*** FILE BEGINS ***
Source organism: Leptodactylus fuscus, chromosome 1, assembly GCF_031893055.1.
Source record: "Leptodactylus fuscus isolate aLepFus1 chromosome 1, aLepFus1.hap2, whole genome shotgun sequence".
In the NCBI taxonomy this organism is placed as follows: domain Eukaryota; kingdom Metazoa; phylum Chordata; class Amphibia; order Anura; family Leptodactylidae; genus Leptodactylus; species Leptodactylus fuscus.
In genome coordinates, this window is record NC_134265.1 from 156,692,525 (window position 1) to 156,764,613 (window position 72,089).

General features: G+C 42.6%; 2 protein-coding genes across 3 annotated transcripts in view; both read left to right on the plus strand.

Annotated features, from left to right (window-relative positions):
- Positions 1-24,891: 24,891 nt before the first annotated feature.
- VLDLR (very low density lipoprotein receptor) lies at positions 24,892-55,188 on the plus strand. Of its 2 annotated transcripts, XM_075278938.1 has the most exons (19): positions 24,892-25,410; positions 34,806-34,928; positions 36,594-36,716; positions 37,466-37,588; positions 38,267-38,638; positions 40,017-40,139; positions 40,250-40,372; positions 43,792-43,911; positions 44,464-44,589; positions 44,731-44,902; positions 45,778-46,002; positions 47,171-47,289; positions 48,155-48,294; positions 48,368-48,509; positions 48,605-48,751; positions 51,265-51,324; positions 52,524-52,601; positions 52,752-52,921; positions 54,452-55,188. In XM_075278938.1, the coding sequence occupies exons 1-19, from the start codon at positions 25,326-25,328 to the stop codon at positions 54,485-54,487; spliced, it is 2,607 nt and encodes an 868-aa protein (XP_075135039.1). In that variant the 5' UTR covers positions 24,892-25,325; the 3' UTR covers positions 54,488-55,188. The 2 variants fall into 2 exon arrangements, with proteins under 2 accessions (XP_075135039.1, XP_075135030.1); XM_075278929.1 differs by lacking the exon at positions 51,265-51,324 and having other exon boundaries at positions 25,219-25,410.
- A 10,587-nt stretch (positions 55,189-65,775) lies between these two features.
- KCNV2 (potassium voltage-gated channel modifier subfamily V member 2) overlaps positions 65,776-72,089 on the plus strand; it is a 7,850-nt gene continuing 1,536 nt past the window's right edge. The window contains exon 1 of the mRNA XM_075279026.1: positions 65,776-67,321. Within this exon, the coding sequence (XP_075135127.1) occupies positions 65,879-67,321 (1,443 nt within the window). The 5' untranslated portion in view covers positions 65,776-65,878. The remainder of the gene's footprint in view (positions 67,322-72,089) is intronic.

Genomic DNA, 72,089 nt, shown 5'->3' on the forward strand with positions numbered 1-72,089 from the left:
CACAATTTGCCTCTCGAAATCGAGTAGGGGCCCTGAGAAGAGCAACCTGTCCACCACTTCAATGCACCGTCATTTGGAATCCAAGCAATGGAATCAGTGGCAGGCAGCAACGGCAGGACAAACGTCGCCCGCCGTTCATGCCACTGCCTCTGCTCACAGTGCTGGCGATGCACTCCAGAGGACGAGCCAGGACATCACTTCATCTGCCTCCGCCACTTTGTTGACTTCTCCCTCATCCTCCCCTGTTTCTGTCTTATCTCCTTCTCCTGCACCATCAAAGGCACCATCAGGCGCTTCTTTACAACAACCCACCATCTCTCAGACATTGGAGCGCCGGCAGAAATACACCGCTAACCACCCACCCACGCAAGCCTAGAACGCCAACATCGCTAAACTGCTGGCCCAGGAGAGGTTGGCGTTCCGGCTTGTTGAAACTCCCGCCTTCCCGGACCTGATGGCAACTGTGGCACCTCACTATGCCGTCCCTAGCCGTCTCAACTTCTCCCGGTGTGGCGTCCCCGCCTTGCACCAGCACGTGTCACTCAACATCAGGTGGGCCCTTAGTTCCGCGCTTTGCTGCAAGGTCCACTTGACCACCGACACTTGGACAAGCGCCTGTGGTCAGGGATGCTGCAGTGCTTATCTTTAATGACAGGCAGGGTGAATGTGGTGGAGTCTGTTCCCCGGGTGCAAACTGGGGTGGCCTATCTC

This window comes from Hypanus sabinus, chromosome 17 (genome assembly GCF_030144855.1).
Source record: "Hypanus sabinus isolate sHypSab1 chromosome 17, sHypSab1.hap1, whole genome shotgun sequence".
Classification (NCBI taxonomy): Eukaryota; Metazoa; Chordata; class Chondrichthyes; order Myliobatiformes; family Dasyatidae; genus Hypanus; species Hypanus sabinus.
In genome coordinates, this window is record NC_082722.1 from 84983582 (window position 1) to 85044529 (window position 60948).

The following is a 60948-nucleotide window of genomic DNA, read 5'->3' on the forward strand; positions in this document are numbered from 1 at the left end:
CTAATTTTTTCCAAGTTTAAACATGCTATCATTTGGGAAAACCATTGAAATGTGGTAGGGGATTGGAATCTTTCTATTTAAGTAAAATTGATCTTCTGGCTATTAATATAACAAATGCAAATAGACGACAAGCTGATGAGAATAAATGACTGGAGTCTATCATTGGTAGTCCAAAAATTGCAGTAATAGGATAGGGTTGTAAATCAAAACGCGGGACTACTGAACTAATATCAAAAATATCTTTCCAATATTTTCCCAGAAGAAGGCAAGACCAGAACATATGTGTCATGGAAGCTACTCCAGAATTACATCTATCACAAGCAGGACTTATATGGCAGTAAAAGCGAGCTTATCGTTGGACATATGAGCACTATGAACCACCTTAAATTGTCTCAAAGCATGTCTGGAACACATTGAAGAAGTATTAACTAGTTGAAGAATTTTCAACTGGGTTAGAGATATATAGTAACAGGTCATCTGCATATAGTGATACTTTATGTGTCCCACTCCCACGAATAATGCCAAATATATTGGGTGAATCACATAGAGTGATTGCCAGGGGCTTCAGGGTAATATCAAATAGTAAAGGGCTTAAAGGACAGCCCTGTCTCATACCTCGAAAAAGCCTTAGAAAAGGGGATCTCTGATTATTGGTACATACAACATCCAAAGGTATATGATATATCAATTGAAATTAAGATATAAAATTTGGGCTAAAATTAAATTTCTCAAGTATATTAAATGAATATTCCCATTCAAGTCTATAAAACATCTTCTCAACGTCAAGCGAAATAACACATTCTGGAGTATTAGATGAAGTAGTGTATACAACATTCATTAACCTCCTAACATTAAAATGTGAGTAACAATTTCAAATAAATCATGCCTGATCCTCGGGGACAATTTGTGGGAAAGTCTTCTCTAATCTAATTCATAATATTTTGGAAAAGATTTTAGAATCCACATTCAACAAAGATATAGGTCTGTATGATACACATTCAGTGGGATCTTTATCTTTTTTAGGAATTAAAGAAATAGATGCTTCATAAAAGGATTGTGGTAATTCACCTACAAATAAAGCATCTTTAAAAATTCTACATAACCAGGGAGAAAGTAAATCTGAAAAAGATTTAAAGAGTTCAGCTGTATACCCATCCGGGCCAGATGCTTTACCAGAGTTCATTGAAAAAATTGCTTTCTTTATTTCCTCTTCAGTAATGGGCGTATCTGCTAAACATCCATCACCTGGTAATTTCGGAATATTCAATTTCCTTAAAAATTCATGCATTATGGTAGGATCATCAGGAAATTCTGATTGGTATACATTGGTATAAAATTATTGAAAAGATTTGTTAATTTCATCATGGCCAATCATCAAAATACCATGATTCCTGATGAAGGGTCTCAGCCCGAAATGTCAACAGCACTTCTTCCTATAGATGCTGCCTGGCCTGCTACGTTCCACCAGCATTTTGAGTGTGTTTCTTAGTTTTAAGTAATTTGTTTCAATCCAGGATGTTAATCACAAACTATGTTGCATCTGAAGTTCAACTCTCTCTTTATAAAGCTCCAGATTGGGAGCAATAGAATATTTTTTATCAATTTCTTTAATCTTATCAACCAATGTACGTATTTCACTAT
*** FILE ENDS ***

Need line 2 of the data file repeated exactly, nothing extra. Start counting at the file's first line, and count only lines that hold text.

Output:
Source record: "Leptodactylus fuscus isolate aLepFus1 chromosome 1, aLepFus1.hap2, whole genome shotgun sequence".